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Building a DevOps Team and Re-Architecting the Product: A Matter of Priority

Dev Processes
Convincing
Team Processes

26 March, 2021

Sankar Nair
Sankar Nair

Vice President of Engineering at Novantas

Sankar Nair, VP of Engineering at Novantas, shares how he built a DevOps team and helped architecture the product when the business didn’t consider it a priority.

Problem

As an engineering team, we wanted to reduce the complexity of our code and deliveries and be able to deliver faster. We wanted to switch over our architecture to Microservices from the monolithic architecture. This needed us to have a completely redesigned infrastructure for our build and deploy process. As a B2B product company, our product usage patterns and loads were deterministic and were handled by the current architecture. Our systems were stable and did not have any client-facing problems. Product owners and senior leadership were happy with our release cadence and pace of delivery. The challenge, however, was to make others understand the value of investing in DevOps and re-architecture and making sure the transition is successful.

Actions taken

Rather than seeing things from a technology perspective, I presented the need for change from a business perspective. It was important for Product Owners and senior leadership to understand what they were gaining/losing by staying in the current architecture. Therefore, I focused the communications around the importance of attracting and retaining highly talented resources.

It was essential for us to come up with a multi-year execution plan with easily trackable and measurable milestones to let everyone know how we plan to make changes in a gradual and controlled manner to avoid business disruptions. I was particularly transparent that we were trying to make a lot of changes, but with the best interest of the organization in mind. It took many repeated meetings and significant convincing for us to have the budget allocated for these efforts.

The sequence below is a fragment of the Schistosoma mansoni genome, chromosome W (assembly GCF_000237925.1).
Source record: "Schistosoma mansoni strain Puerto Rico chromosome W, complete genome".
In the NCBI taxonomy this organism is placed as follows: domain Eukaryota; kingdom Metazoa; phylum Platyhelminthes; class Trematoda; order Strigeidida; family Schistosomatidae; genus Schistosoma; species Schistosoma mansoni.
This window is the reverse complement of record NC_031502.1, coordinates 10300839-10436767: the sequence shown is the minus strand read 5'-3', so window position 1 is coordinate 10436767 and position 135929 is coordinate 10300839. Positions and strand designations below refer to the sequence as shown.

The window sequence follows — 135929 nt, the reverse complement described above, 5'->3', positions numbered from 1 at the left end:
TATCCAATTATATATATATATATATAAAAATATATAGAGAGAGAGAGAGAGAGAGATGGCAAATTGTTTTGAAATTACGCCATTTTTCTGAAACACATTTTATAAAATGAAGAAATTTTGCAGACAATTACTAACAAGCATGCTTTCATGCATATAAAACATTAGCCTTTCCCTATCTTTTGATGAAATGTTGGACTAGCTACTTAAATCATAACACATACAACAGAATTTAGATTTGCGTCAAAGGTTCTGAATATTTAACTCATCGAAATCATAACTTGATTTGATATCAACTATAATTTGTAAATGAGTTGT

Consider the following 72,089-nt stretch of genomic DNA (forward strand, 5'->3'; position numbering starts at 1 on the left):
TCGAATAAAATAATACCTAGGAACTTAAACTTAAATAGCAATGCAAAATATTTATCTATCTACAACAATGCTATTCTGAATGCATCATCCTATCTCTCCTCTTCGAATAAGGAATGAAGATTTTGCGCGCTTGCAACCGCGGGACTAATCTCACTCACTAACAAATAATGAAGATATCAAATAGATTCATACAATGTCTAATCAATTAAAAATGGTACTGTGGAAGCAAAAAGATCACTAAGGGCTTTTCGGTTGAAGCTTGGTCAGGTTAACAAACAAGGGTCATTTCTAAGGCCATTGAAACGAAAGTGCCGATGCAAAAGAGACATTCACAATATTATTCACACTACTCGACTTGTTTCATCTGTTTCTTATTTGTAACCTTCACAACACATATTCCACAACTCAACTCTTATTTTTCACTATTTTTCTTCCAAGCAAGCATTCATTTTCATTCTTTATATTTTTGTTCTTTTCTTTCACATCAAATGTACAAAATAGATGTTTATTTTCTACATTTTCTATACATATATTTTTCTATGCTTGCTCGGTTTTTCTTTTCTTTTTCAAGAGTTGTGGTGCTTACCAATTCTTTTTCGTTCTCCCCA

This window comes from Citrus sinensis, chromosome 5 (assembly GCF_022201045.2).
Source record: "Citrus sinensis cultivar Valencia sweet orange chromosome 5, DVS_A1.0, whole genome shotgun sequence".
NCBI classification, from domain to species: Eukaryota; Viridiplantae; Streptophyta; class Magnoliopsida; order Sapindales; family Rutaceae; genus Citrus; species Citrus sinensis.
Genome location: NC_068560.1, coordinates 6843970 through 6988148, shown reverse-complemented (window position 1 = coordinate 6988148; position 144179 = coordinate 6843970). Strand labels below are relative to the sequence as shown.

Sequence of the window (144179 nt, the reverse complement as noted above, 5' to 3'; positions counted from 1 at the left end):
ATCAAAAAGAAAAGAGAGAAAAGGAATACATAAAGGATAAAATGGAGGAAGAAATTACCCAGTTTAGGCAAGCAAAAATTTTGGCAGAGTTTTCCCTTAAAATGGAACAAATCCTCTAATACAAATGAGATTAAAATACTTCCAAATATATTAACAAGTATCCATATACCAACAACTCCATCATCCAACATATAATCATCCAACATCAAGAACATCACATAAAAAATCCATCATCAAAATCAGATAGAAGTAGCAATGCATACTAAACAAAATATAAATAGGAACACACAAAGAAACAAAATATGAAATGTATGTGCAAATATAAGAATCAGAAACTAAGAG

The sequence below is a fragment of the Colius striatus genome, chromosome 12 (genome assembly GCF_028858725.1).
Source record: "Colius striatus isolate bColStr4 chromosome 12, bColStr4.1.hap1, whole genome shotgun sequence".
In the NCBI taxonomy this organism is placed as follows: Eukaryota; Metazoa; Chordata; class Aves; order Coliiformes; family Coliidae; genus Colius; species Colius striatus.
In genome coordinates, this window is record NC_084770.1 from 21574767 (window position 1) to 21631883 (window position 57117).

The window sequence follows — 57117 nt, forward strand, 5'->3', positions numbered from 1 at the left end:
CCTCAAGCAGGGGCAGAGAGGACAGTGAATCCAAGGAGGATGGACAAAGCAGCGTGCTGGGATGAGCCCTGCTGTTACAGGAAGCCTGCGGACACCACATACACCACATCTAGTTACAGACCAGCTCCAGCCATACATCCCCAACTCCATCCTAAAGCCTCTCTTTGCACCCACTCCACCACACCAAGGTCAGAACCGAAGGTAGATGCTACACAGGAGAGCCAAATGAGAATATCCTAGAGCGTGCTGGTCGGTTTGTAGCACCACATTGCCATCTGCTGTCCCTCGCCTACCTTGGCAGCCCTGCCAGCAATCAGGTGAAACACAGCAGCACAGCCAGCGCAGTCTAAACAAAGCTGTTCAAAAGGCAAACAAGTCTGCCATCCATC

Execution-specific actions

Starting small and not being overambitious in settings goals helped us start with the minimal budget and consistently show progress. We initially started with deployment strategies that were more suited for a B2C organization, but those were slowly getting very complicated for the use cases that we had. We were doing a transition to DevOps for the first time; so, pausing, thinking through, reflecting, and coming with a detailed action plan, and setting milestones helped with our execution.

As we understood things, they seemed to be getting more complex. We were open to admitting mistakes and taking corrective actions, which meant owning and announcing the setbacks to the wider group.

Lessons learned

  • Be transparent. We made a lot of mistakes in the process of setting up DevOps and rolling out our new infrastructure. When we did wrong, we were quick to admit it.
  • It is easier to sell your ideas when you focus on how they will benefit your stakeholders and the business.
  • Your strategic roadmap should have clearly trackable and measurable short-term milestones.
  • Don't be scared to admit mistakes and ask for help.
  • Be agile on your strategic roadmap and make improvements on the end state as we learn/progress more.

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